Analysts: American-US Airways Merger Could Mean Higher Ticket Prices
TULSA, Oklahoma - The marriage of American and US Airways will offer new opportunities and challenges for travelers.
Consumer groups say the merger will cut back on competition and many fear it will lead to higher ticket prices.
"More fees, higher ticket prices and they take less care of you," said traveler John Paul Strong.
Strong spends plenty of time in airports. He's a business traveler and he's got some pretty strong feelings about what the merger will mean for flyers.
"It's like a monopoly, because now they're just going to keep charging you more and more for a ticket. They just charged us $50 for our bag, even though I'm an American Gold member," Strong said.
Consumer advocates agree. They say the love coming from the marriage between American Airlines and US Airways will only go to the corporations, while travelers get the short end of the stick.
"You're going to be paying more for your airfare tickets, your loyalty miles will be worth more in the short term, and less in the long run," said Rick Seany, CEO of FareCompare.com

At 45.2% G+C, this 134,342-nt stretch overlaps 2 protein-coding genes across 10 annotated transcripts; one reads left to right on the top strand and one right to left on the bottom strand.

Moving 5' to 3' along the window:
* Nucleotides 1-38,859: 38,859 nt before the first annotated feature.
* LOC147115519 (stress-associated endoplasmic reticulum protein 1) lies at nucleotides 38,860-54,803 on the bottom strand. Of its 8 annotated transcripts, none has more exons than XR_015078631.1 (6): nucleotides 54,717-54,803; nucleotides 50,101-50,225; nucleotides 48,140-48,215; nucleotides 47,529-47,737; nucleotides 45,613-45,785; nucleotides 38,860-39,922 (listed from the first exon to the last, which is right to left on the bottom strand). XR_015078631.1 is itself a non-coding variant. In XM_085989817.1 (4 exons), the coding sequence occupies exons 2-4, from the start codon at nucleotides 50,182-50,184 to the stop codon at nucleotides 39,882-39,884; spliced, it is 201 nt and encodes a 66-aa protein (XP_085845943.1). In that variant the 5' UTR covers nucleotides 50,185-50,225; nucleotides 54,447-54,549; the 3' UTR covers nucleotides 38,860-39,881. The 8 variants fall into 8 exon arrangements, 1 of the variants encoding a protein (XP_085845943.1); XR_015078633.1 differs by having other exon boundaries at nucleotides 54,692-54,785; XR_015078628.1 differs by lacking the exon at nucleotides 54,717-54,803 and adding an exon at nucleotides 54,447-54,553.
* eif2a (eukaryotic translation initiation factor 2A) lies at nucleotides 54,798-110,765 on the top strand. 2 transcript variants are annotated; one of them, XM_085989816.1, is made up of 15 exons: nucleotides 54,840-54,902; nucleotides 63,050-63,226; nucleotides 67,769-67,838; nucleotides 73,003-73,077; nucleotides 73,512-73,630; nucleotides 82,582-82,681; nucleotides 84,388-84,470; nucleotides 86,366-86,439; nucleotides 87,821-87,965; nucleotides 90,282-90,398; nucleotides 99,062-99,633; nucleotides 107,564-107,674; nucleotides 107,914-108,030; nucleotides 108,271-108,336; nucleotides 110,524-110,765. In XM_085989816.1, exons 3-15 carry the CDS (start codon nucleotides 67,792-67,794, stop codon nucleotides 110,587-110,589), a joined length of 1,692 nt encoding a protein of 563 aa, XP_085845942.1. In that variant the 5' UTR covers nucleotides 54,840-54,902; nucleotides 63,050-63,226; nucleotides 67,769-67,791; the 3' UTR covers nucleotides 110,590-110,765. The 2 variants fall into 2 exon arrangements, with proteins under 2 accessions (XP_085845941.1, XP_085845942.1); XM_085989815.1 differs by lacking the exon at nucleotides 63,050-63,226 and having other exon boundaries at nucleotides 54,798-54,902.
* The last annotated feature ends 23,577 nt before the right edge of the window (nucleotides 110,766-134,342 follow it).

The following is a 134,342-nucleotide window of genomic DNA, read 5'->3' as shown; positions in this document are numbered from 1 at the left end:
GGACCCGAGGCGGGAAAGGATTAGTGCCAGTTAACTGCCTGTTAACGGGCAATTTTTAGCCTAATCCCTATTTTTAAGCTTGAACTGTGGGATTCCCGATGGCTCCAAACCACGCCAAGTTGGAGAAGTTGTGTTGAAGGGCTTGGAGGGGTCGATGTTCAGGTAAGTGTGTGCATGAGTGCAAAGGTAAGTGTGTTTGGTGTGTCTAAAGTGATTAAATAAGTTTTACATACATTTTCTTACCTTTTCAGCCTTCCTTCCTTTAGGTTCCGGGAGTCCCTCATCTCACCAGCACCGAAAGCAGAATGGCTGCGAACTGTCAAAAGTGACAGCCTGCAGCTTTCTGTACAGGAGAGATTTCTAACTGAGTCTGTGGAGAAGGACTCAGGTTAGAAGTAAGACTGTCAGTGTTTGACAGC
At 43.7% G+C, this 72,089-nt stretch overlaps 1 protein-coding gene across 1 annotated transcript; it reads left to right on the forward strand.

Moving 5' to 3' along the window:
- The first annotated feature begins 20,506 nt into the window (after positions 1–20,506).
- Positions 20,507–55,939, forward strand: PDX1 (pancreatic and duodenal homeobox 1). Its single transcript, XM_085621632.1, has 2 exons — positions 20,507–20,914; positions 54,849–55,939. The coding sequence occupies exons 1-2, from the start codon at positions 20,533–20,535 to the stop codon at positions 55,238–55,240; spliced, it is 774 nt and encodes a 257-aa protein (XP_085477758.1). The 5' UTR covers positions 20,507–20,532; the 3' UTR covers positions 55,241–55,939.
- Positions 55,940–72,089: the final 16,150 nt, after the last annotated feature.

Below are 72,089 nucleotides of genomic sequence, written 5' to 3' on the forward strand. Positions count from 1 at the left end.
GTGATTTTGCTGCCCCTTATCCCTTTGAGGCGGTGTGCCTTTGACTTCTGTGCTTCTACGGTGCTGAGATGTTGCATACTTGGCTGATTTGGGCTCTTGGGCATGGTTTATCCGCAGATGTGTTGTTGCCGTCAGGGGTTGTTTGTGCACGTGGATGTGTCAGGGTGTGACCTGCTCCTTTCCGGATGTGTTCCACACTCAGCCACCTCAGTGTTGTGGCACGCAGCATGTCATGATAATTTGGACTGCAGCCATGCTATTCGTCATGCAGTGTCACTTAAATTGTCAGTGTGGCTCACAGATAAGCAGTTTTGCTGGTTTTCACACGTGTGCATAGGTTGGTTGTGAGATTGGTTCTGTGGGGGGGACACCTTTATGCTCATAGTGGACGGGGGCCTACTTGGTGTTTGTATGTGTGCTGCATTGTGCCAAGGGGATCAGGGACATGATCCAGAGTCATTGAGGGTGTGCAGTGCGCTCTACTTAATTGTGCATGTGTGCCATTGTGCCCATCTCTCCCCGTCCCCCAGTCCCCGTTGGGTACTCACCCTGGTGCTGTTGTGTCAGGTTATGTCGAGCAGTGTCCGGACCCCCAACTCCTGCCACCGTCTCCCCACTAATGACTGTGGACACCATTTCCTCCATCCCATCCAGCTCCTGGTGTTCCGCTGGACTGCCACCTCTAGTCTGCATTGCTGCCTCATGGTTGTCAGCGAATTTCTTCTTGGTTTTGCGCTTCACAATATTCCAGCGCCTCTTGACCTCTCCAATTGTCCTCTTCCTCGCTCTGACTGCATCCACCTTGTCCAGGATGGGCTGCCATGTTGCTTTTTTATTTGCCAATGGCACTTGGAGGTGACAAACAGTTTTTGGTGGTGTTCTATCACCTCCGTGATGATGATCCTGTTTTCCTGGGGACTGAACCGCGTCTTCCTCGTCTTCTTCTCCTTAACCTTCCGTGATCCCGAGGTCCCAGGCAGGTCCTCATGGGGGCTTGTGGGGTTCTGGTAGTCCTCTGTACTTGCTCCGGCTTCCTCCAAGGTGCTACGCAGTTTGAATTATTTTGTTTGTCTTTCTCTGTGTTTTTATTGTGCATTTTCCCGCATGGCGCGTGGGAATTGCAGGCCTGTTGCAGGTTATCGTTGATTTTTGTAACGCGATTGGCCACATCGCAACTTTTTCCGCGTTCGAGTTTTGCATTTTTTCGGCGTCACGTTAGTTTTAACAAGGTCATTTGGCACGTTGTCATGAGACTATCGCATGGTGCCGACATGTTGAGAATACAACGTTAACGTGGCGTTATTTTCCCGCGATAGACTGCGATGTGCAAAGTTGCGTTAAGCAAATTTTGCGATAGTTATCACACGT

"What happens to those people that have those reward miles that saved them up to take that trip, really, what happens then?" said traveler Tami Warn.
For now, both airlines say existing frequent flyers miles will be honored and combined, but if history is any indication, those rewards benefits could be slapped with an expiration date, which happened after the United/Continental merger.
Then, there's the question of the flights themselves. The new American will have hubs in nine U.S. cities. Analysts believe some of those hubs could close in the future, which is a fear for frequent flyer, Linda Uidl.
"This flight was fairly expensive and we flew direct from Chicago, but all the other options we had were two and three stops, which was almost eight hours to get here from Chicago, so it's that kind of stuff that kind of worries us," Uidl said.
The new airline says it will expand service from these hubs, adding flights to current markets and to new cities.